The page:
In early playtests we found that many players were intrigued by all the systems and how they fit together but didn't know why to perform certain actions in the game, because nobody was pushing them in a particular direction. This was particularly true for strategy players new to Victoria, while those with prior experience could more easily formulate goals for their campaigns before they started: "I want to liberalize Tsarist Russia" or "I want to form Poland as Krakow" or "I want to make Qing the globally dominant economic force".
The Objectives system helps with this in two ways:
- By having the player tell the game what kind of game they want to play, the game can suggest suitable countries and provide relevant challenges
- By having the player decide on a campaign goal ahead of time, they have at least an initial direction for their first steps
Objective pacing and modding
As mentioned briefly in the Tutorial dev diary, the Objective system includes a pacing mechanism that hands out appropriate Journal Entries to players at the appropriate time. This system is invisible during play, but can be utilized by modders to make their own Objectives - or even more tightly scripted long-term event chains or campaigns, if desired.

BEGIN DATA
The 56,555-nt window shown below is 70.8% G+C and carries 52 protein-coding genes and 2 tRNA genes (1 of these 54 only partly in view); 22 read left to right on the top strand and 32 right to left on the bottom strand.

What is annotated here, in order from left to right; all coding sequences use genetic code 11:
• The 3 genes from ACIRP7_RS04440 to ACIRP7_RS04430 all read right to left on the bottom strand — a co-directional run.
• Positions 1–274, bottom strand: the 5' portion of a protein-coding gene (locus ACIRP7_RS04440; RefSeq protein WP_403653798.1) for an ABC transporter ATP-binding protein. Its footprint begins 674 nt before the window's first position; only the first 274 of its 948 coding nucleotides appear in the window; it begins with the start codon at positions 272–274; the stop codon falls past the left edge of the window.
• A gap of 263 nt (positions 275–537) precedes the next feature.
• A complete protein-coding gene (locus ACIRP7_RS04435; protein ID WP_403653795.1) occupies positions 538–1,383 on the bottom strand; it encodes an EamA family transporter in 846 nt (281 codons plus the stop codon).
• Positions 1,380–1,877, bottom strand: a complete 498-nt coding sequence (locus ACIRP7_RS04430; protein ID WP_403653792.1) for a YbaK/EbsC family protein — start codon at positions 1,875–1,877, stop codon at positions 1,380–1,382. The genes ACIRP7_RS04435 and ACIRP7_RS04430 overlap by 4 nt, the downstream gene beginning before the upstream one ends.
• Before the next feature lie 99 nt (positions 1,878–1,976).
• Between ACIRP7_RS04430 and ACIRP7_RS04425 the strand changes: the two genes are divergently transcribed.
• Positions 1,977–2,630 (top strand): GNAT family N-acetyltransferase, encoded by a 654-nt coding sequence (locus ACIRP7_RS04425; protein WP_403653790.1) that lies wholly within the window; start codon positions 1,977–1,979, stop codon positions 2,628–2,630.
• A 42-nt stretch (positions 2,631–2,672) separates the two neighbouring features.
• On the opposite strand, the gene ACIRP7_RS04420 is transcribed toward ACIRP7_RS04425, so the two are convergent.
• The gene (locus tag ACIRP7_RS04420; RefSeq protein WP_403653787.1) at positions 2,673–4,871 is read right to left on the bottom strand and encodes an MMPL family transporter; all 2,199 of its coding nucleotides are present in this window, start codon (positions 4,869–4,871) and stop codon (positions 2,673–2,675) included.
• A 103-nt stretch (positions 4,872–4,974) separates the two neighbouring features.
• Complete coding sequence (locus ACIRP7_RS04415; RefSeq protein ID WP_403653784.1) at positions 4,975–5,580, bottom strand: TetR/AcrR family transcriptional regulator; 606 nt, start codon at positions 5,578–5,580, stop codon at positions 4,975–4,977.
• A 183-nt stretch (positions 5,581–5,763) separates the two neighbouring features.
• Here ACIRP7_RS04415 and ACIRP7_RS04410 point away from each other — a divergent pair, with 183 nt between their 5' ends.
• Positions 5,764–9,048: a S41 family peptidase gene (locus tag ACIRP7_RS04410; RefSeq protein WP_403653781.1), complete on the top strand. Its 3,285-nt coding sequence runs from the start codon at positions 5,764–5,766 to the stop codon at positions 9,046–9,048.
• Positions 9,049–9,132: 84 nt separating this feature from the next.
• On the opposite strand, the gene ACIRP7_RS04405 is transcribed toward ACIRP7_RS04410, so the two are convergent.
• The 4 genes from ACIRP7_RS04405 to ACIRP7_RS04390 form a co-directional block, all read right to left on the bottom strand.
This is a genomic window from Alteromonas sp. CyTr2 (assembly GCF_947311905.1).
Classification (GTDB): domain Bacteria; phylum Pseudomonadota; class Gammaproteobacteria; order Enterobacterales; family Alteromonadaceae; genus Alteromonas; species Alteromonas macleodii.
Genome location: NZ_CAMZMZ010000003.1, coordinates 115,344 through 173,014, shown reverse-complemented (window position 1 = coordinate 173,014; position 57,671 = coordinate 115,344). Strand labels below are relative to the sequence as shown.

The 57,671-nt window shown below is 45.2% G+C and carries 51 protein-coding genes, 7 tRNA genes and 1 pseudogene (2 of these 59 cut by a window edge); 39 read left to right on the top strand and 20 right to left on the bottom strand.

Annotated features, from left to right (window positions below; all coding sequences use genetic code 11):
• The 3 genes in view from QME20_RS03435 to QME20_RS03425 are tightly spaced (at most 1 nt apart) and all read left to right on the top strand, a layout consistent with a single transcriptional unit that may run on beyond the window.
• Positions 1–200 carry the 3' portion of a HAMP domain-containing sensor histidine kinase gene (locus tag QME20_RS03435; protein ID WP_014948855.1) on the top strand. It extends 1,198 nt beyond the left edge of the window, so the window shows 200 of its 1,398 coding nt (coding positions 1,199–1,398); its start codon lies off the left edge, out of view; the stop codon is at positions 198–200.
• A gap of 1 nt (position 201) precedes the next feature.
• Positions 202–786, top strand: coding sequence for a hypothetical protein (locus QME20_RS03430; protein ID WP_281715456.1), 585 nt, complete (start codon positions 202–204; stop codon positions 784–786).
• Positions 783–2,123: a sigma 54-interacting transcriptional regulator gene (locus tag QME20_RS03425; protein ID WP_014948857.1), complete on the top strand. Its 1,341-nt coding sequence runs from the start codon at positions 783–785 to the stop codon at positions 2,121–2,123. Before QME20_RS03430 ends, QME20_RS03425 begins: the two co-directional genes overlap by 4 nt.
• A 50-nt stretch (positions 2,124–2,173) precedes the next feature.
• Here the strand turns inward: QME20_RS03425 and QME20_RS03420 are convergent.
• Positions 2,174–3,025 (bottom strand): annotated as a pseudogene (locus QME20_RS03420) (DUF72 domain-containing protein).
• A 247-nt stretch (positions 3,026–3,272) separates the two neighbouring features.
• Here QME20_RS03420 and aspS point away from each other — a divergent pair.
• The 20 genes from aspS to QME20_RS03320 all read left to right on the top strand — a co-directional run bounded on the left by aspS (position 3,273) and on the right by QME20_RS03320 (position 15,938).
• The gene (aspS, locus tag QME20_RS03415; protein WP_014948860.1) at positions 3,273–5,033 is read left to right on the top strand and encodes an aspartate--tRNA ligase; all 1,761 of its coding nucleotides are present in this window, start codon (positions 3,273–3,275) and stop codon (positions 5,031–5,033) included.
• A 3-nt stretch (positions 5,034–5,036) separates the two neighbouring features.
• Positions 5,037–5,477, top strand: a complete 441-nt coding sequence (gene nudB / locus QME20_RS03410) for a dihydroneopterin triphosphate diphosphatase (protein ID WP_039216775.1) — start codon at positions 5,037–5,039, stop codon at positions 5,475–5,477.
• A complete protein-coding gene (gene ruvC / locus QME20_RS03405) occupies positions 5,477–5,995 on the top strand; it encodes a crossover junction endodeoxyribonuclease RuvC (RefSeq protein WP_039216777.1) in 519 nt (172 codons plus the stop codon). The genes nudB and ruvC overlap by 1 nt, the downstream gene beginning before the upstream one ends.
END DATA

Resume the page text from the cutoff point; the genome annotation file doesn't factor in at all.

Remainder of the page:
Each Objective has a series of subgoals, with trigger conditions that can include previous subgoals and effects that happen when they trigger. This means subgoals can become eligible to fire only when a certain subgoal is marked complete, or for as long as a different subgoal isn't complete, or when any of a named set of subgoals are complete. The typical effect when a subgoal triggers is to grant a Journal Entry, but it can also perform any number of other things - setting up preconditions, firing notifications, changing AI parameters, and so on.